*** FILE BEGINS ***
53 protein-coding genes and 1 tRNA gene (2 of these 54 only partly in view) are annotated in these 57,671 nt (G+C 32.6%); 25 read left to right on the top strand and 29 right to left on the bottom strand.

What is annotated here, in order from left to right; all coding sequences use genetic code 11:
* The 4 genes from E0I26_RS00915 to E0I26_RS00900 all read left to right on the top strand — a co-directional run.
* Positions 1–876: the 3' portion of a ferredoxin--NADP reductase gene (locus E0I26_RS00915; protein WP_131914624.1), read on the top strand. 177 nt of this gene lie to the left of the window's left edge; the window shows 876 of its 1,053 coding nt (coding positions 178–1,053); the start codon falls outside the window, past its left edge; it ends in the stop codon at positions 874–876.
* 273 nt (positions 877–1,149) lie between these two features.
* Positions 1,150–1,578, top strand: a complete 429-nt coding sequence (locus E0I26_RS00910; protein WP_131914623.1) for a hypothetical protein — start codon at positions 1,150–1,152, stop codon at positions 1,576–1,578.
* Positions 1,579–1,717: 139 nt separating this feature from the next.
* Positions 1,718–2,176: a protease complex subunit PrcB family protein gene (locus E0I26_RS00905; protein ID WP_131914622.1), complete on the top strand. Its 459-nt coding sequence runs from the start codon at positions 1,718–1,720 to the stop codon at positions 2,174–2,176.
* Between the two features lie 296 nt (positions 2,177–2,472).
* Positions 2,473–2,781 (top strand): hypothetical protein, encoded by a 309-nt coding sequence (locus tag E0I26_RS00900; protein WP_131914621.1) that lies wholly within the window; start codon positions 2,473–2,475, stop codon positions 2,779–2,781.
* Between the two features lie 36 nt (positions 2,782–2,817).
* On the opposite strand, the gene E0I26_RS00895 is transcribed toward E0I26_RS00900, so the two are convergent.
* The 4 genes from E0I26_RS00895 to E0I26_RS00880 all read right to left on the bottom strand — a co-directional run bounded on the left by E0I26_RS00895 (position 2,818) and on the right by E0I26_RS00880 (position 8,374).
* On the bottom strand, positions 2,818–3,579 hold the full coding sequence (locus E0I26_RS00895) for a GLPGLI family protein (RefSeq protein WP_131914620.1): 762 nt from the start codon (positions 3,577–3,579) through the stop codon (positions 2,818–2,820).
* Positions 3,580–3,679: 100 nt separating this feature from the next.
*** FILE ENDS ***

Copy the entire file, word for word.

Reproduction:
53 protein-coding genes and 1 tRNA gene (2 of these 54 only partly in view) are annotated in these 57,671 nt (G+C 32.6%); 25 read left to right on the top strand and 29 right to left on the bottom strand.

What is annotated here, in order from left to right; all coding sequences use genetic code 11:
* The 4 genes from E0I26_RS00915 to E0I26_RS00900 all read left to right on the top strand — a co-directional run.
* Positions 1–876: the 3' portion of a ferredoxin--NADP reductase gene (locus E0I26_RS00915; protein WP_131914624.1), read on the top strand. 177 nt of this gene lie to the left of the window's left edge; the window shows 876 of its 1,053 coding nt (coding positions 178–1,053); the start codon falls outside the window, past its left edge; it ends in the stop codon at positions 874–876.
* 273 nt (positions 877–1,149) lie between these two features.
* Positions 1,150–1,578, top strand: a complete 429-nt coding sequence (locus E0I26_RS00910; protein WP_131914623.1) for a hypothetical protein — start codon at positions 1,150–1,152, stop codon at positions 1,576–1,578.
* Positions 1,579–1,717: 139 nt separating this feature from the next.
* Positions 1,718–2,176: a protease complex subunit PrcB family protein gene (locus E0I26_RS00905; protein ID WP_131914622.1), complete on the top strand. Its 459-nt coding sequence runs from the start codon at positions 1,718–1,720 to the stop codon at positions 2,174–2,176.
* Between the two features lie 296 nt (positions 2,177–2,472).
* Positions 2,473–2,781 (top strand): hypothetical protein, encoded by a 309-nt coding sequence (locus tag E0I26_RS00900; protein WP_131914621.1) that lies wholly within the window; start codon positions 2,473–2,475, stop codon positions 2,779–2,781.
* Between the two features lie 36 nt (positions 2,782–2,817).
* On the opposite strand, the gene E0I26_RS00895 is transcribed toward E0I26_RS00900, so the two are convergent.
* The 4 genes from E0I26_RS00895 to E0I26_RS00880 all read right to left on the bottom strand — a co-directional run bounded on the left by E0I26_RS00895 (position 2,818) and on the right by E0I26_RS00880 (position 8,374).
* On the bottom strand, positions 2,818–3,579 hold the full coding sequence (locus E0I26_RS00895) for a GLPGLI family protein (RefSeq protein WP_131914620.1): 762 nt from the start codon (positions 3,577–3,579) through the stop codon (positions 2,818–2,820).
* Positions 3,580–3,679: 100 nt separating this feature from the next.